Automating the Buying Process

The sales process is changing. Your customers and prospects are increasingly difficult to reach by phone. More and more, people are shopping online, even for technology and industrial products. They don’t want to talk to you unless it’s absolutely necessary. And if they can’t find what they want easily on your website, they click away.

It’s no longer enough to build a website and wait for the phone calls and emails. Your customers want to buy online if they can, or at least get all the information they need to make a decision.

Turning Your Browsers into Buyers
Getting them to your site is more than half the battle, but once they are there, where do they go? What’s the next step? How to they buy your product? Like most marketing questions, there’s no simple answer. It depends on the product.

5 steps to develop an effective website sales strategy for your company

Step 1 — Deconstructing the sales process
How you sell your product? More importantly, how do your customers buy your product? Is it a straightforward product that can easily be bought online? Or do you require a CAD drawing or other document to provide a quote?

Step 2 — Break your sales process down into steps
Identify the steps of your sales process and think about which parts can be automated and how far you can take them online. If your products are fairly standard and conducive to selling online, build a shopping cart. If you offer a custom service or product, offer a free consultation, demo, or quote.

Step 3 — Develop a “contact” section of your website
Make it easy for your customers to contact you with a “contact us” section in the same place on each page, preferably on the right side of your website. This encourages visitors to move to the next step in the sales process from anywhere on your site. Offer different methods of contact including email, phone, quote request or other form, join our email list, and social networking icons.

Step 4 — Develop a website sales strategy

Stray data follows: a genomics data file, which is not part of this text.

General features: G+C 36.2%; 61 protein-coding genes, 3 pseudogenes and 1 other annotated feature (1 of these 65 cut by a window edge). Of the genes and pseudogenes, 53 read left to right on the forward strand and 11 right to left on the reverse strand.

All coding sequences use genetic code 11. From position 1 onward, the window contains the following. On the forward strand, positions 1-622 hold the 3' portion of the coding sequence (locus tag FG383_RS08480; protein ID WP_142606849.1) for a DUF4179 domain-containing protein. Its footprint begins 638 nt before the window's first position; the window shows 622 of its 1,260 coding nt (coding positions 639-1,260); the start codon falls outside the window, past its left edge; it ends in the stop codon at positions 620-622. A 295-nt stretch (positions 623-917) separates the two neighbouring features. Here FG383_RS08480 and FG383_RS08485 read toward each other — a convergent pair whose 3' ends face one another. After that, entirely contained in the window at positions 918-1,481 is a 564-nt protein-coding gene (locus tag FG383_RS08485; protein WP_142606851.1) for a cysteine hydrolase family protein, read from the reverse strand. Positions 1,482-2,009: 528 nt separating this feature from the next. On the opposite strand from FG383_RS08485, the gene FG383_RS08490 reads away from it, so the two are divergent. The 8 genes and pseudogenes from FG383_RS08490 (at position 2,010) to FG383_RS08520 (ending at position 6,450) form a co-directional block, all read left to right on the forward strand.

Once you have added a contact section to your website and broken down the steps of a sale, it’s time to put them all together in a “website sales strategy”. Start with a compelling call to action inviting people to “learn more” with a short description of what they will learn, with a button or two to entice them to take the next step. Use short forms to capture information for quotes and demos, or lead them to the shopping cart if you have one. Although it’s best to offer phone numbers, make it easy to get the information they need without having to call.

Step 5 — Create call to actions
Once you have your sales process broken down into steps, determine the best way to automate each step. At the end of each page, be sure to lead them to the next step with colorful buttons that say “shop online” or “request quote” with compelling copy enticing them to click to the next step.

What is a call to action?
A call to action is defined as: a marketing or sales message to convince a person to perform a desired action immediately. Think of a TV commercial with the plea ”Call 800-BUY-THIS now to place your order”.

Every website should have a well-thought-out “call to action” to encourage visitors to take action. Since a website is a fluid environment, you never really know where your prospect will be on your website when he/she decides it’s time to buy or they want more information. You also don’t know how they prefer to respond. Maybe they just want to ask a quick question by email, or they’d like to download a brochure and show it to their boss. Or they just want to pick up the phone.

Developing a call to action
Make it easy to respond from wherever visitors are on your site or in the buying process. The goal is to capture contact information so you can bring prospects to the next step in the sales process. Here are some suggestions for improving website response:

  • Create a compelling offer to entice them to register and/or contact you for a white paper, brochure, or quote
  • Offer different ways to respond in multiple places
  • Use dashes instead of periods in your phone numbers so they can dial your phone number from a mobile phone
  • Create a contact section in the same place on every page with multiple ways to contact or “connect” through social networking

End each page with a call-to-action to lead them to the next step of the buying process with colorful buttons that say “shop online” or “request quote” with compelling copy enticing them to click to the next step.

Put a quick contact form on every page
Create a “contact us” or “request quote” button in the same place on every page

Examples of effective online sales strategies

To generate ideas for your online sales strategy, check out these examples:

e-commerce site – MDC integrated a shopping cart into this site.
Contact section – Here is an example of a contact section in the right column.
Free semiconductor forecast – This company offers a free forecast to capture leads.
Quote request form – As a custom manufacturer, this company requires a blueprint to prepare a quote.